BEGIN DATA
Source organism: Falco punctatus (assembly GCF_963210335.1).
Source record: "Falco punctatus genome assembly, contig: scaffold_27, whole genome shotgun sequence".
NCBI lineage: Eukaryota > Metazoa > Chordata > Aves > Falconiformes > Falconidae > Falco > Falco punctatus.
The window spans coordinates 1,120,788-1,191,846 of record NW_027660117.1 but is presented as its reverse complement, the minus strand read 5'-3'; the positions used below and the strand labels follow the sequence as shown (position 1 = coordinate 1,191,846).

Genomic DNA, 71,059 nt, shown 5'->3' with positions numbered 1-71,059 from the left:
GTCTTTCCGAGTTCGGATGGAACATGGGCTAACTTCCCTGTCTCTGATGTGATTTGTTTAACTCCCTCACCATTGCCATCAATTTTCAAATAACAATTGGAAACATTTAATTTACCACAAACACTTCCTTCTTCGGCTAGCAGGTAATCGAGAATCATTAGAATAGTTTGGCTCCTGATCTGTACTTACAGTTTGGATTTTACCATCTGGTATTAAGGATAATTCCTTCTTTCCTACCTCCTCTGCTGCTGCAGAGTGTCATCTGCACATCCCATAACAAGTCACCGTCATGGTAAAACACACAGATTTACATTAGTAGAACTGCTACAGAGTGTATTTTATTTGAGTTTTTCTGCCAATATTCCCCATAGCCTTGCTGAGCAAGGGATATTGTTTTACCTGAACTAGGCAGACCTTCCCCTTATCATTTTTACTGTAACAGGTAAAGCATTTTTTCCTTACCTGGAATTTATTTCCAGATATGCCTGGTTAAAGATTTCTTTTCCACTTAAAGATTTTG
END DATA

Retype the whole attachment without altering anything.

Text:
Source organism: Falco punctatus (assembly GCF_963210335.1).
Source record: "Falco punctatus genome assembly, contig: scaffold_27, whole genome shotgun sequence".
NCBI lineage: Eukaryota > Metazoa > Chordata > Aves > Falconiformes > Falconidae > Falco > Falco punctatus.
The window spans coordinates 1,120,788-1,191,846 of record NW_027660117.1 but is presented as its reverse complement, the minus strand read 5'-3'; the positions used below and the strand labels follow the sequence as shown (position 1 = coordinate 1,191,846).

Genomic DNA, 71,059 nt, shown 5'->3' with positions numbered 1-71,059 from the left:
GTCTTTCCGAGTTCGGATGGAACATGGGCTAACTTCCCTGTCTCTGATGTGATTTGTTTAACTCCCTCACCATTGCCATCAATTTTCAAATAACAATTGGAAACATTTAATTTACCACAAACACTTCCTTCTTCGGCTAGCAGGTAATCGAGAATCATTAGAATAGTTTGGCTCCTGATCTGTACTTACAGTTTGGATTTTACCATCTGGTATTAAGGATAATTCCTTCTTTCCTACCTCCTCTGCTGCTGCAGAGTGTCATCTGCACATCCCATAACAAGTCACCGTCATGGTAAAACACACAGATTTACATTAGTAGAACTGCTACAGAGTGTATTTTATTTGAGTTTTTCTGCCAATATTCCCCATAGCCTTGCTGAGCAAGGGATATTGTTTTACCTGAACTAGGCAGACCTTCCCCTTATCATTTTTACTGTAACAGGTAAAGCATTTTTTCCTTACCTGGAATTTATTTCCAGATATGCCTGGTTAAAGATTTCTTTTCCACTTAAAGATTTTG